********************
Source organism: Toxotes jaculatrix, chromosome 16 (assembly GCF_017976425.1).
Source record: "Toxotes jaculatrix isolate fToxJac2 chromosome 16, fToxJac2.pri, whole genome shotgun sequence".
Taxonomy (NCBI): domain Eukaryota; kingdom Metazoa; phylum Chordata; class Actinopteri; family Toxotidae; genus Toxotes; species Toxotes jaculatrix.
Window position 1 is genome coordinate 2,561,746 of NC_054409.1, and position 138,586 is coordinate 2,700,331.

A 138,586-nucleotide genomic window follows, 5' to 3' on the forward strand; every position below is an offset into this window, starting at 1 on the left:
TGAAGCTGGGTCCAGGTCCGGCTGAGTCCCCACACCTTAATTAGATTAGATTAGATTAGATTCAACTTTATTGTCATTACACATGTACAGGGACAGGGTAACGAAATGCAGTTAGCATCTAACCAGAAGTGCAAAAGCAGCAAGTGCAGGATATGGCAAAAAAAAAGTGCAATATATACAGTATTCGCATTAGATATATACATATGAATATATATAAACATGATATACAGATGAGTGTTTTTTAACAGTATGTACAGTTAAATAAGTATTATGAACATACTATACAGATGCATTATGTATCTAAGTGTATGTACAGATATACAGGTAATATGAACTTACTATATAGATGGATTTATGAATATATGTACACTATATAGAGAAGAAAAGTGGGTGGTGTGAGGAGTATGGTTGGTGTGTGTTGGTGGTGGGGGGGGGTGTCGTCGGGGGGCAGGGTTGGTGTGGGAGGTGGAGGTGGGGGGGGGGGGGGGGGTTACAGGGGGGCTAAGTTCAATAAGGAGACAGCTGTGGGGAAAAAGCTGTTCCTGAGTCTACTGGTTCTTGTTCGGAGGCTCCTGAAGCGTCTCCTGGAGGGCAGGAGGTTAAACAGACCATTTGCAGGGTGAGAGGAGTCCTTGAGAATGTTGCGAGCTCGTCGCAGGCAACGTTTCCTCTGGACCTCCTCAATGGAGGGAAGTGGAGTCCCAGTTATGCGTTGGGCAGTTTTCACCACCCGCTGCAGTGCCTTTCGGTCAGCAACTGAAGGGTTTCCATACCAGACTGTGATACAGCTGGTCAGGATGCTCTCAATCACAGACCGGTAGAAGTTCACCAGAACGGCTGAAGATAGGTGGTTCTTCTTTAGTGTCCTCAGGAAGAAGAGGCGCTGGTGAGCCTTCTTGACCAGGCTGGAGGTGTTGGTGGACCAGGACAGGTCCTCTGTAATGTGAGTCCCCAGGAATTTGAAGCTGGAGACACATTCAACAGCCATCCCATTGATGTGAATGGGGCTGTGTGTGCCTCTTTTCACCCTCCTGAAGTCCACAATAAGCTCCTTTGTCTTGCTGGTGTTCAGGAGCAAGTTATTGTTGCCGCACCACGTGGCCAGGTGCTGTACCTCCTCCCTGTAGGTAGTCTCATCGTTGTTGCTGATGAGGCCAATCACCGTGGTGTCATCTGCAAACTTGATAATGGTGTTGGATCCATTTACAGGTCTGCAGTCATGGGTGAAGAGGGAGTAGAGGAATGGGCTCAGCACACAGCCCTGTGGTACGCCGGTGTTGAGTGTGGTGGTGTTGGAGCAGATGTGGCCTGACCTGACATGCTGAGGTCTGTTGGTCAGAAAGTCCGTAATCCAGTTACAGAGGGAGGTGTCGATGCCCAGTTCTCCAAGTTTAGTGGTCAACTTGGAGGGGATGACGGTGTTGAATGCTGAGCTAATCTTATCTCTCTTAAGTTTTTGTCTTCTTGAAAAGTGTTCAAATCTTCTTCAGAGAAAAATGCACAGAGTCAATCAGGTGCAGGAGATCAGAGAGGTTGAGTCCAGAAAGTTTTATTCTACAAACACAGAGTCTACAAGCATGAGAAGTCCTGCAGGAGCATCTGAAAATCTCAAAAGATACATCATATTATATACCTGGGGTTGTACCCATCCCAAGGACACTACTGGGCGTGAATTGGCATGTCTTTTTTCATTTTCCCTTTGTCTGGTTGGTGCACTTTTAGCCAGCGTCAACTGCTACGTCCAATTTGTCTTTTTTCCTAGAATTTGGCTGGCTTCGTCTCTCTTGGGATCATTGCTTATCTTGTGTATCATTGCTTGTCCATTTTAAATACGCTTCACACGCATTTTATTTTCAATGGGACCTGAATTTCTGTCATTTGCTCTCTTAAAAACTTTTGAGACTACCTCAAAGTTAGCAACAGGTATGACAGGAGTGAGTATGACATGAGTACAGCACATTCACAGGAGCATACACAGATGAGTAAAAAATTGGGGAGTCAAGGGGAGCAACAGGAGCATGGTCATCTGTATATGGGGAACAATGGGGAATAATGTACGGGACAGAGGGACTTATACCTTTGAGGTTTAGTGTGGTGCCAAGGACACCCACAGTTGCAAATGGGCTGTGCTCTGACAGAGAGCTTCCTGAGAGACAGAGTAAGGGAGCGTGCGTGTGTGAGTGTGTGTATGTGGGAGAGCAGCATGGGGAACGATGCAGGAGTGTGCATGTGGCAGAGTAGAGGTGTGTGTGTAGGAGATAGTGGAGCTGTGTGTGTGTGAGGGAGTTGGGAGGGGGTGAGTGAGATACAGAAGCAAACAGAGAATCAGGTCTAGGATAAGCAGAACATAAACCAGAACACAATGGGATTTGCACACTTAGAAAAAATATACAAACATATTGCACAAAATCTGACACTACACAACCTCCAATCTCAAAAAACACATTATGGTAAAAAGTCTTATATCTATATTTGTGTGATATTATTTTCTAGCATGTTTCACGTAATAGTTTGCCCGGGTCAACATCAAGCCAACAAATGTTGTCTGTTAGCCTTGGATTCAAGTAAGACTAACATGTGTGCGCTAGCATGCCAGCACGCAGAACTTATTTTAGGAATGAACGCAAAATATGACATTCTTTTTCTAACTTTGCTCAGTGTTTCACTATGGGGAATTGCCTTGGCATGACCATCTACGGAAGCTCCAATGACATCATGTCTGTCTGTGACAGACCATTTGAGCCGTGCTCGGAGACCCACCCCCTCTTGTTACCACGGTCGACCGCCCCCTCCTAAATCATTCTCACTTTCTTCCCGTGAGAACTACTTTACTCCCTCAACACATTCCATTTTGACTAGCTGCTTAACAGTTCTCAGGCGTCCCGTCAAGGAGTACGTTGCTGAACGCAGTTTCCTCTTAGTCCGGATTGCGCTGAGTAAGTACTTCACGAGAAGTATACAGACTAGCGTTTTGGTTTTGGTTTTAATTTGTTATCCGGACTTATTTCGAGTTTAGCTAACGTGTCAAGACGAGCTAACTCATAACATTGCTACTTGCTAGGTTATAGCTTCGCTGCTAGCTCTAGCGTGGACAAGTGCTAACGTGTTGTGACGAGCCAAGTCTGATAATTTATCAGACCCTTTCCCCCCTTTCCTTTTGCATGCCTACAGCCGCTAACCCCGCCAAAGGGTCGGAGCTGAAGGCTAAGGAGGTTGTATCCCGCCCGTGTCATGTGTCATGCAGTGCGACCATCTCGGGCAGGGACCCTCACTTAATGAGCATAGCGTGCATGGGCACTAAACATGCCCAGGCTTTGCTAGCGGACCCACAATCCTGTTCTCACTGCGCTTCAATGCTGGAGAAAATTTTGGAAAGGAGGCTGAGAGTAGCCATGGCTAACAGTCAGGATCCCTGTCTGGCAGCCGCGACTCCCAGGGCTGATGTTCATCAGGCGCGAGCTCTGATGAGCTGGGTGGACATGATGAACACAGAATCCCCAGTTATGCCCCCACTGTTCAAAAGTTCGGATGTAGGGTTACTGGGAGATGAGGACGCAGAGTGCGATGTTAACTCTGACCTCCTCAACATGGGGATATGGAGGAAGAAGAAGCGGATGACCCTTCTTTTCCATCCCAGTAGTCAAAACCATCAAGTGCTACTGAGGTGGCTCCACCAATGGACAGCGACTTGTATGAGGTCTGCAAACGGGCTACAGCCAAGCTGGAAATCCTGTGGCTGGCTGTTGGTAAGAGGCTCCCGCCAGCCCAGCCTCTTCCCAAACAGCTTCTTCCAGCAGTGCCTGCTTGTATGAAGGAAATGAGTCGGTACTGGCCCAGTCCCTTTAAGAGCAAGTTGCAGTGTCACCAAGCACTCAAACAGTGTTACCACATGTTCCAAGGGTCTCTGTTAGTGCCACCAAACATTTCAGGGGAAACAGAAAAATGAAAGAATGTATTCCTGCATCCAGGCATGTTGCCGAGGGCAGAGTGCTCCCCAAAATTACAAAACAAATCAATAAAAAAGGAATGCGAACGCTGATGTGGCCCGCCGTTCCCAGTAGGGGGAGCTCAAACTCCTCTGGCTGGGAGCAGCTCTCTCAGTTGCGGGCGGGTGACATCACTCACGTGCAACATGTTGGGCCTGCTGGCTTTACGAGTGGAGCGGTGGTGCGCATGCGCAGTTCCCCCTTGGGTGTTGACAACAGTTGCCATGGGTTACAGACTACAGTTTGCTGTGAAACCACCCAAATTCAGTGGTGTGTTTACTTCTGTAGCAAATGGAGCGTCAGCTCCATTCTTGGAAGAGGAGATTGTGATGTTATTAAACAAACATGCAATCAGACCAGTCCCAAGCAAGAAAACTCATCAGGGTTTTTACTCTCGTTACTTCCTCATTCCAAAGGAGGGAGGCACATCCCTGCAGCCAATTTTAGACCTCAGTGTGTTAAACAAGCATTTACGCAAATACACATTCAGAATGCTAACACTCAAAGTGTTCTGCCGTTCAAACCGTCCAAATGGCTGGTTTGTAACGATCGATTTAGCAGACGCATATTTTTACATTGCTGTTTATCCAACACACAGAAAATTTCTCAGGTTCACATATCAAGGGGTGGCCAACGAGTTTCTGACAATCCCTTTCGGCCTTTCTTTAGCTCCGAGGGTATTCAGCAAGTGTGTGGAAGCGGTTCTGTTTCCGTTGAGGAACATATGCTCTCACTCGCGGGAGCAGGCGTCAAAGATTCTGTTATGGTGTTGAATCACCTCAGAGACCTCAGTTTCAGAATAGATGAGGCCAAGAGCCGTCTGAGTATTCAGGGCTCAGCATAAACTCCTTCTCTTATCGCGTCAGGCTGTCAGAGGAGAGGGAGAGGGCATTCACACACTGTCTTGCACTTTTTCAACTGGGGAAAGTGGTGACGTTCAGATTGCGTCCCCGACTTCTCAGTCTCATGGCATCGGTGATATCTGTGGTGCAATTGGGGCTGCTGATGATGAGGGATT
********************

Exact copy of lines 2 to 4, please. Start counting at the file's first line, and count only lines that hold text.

Source record: "Toxotes jaculatrix isolate fToxJac2 chromosome 16, fToxJac2.pri, whole genome shotgun sequence".
Taxonomy (NCBI): domain Eukaryota; kingdom Metazoa; phylum Chordata; class Actinopteri; family Toxotidae; genus Toxotes; species Toxotes jaculatrix.
Window position 1 is genome coordinate 2,561,746 of NC_054409.1, and position 138,586 is coordinate 2,700,331.